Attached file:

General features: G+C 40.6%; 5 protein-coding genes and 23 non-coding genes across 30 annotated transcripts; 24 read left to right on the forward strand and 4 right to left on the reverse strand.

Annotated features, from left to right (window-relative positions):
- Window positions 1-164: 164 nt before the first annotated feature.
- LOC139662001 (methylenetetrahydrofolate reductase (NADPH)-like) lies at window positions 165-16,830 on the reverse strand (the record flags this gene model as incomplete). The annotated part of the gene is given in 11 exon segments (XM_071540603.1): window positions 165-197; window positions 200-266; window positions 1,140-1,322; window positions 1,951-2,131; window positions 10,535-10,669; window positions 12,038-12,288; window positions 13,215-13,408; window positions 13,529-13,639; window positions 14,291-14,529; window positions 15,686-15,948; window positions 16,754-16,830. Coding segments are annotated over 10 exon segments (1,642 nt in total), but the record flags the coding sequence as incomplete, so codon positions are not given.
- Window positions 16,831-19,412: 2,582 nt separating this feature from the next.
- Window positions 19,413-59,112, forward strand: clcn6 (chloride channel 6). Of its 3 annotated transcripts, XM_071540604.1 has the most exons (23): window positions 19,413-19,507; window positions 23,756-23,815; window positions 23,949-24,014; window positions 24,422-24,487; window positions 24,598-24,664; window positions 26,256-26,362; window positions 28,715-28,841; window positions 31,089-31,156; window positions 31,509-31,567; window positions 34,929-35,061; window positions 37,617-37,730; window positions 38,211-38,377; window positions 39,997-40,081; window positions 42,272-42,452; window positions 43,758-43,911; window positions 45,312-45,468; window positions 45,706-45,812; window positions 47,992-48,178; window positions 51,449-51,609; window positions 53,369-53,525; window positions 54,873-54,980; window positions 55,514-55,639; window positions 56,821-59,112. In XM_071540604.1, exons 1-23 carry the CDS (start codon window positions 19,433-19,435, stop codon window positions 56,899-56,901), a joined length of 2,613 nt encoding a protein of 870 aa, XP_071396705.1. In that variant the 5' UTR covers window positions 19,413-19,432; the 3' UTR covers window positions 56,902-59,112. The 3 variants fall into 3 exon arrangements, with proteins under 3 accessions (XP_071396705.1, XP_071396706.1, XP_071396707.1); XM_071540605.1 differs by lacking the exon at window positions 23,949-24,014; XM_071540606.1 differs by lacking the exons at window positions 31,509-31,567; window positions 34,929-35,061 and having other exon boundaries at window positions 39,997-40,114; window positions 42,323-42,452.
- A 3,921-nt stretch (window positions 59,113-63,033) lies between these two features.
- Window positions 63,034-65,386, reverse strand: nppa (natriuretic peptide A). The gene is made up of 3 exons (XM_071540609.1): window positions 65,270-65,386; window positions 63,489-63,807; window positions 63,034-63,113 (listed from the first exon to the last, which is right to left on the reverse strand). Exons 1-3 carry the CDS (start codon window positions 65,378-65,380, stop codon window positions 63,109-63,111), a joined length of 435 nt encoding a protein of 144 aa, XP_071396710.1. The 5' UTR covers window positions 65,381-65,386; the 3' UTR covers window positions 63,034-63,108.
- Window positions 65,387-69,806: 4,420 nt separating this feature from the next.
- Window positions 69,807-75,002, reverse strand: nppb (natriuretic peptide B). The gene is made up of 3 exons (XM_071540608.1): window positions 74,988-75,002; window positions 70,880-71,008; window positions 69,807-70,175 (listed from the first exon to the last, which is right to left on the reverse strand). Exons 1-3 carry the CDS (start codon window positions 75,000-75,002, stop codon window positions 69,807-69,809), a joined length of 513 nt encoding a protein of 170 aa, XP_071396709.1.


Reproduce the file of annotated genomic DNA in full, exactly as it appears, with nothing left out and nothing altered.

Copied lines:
General features: G+C 40.6%; 5 protein-coding genes and 23 non-coding genes across 30 annotated transcripts; 24 read left to right on the forward strand and 4 right to left on the reverse strand.

Annotated features, from left to right (window-relative positions):
- Window positions 1-164: 164 nt before the first annotated feature.
- LOC139662001 (methylenetetrahydrofolate reductase (NADPH)-like) lies at window positions 165-16,830 on the reverse strand (the record flags this gene model as incomplete). The annotated part of the gene is given in 11 exon segments (XM_071540603.1): window positions 165-197; window positions 200-266; window positions 1,140-1,322; window positions 1,951-2,131; window positions 10,535-10,669; window positions 12,038-12,288; window positions 13,215-13,408; window positions 13,529-13,639; window positions 14,291-14,529; window positions 15,686-15,948; window positions 16,754-16,830. Coding segments are annotated over 10 exon segments (1,642 nt in total), but the record flags the coding sequence as incomplete, so codon positions are not given.
- Window positions 16,831-19,412: 2,582 nt separating this feature from the next.
- Window positions 19,413-59,112, forward strand: clcn6 (chloride channel 6). Of its 3 annotated transcripts, XM_071540604.1 has the most exons (23): window positions 19,413-19,507; window positions 23,756-23,815; window positions 23,949-24,014; window positions 24,422-24,487; window positions 24,598-24,664; window positions 26,256-26,362; window positions 28,715-28,841; window positions 31,089-31,156; window positions 31,509-31,567; window positions 34,929-35,061; window positions 37,617-37,730; window positions 38,211-38,377; window positions 39,997-40,081; window positions 42,272-42,452; window positions 43,758-43,911; window positions 45,312-45,468; window positions 45,706-45,812; window positions 47,992-48,178; window positions 51,449-51,609; window positions 53,369-53,525; window positions 54,873-54,980; window positions 55,514-55,639; window positions 56,821-59,112. In XM_071540604.1, exons 1-23 carry the CDS (start codon window positions 19,433-19,435, stop codon window positions 56,899-56,901), a joined length of 2,613 nt encoding a protein of 870 aa, XP_071396705.1. In that variant the 5' UTR covers window positions 19,413-19,432; the 3' UTR covers window positions 56,902-59,112. The 3 variants fall into 3 exon arrangements, with proteins under 3 accessions (XP_071396705.1, XP_071396706.1, XP_071396707.1); XM_071540605.1 differs by lacking the exon at window positions 23,949-24,014; XM_071540606.1 differs by lacking the exons at window positions 31,509-31,567; window positions 34,929-35,061 and having other exon boundaries at window positions 39,997-40,114; window positions 42,323-42,452.
- A 3,921-nt stretch (window positions 59,113-63,033) lies between these two features.
- Window positions 63,034-65,386, reverse strand: nppa (natriuretic peptide A). The gene is made up of 3 exons (XM_071540609.1): window positions 65,270-65,386; window positions 63,489-63,807; window positions 63,034-63,113 (listed from the first exon to the last, which is right to left on the reverse strand). Exons 1-3 carry the CDS (start codon window positions 65,378-65,380, stop codon window positions 63,109-63,111), a joined length of 435 nt encoding a protein of 144 aa, XP_071396710.1. The 5' UTR covers window positions 65,381-65,386; the 3' UTR covers window positions 63,034-63,108.
- Window positions 65,387-69,806: 4,420 nt separating this feature from the next.
- Window positions 69,807-75,002, reverse strand: nppb (natriuretic peptide B). The gene is made up of 3 exons (XM_071540608.1): window positions 74,988-75,002; window positions 70,880-71,008; window positions 69,807-70,175 (listed from the first exon to the last, which is right to left on the reverse strand). Exons 1-3 carry the CDS (start codon window positions 75,000-75,002, stop codon window positions 69,807-69,809), a joined length of 513 nt encoding a protein of 170 aa, XP_071396709.1.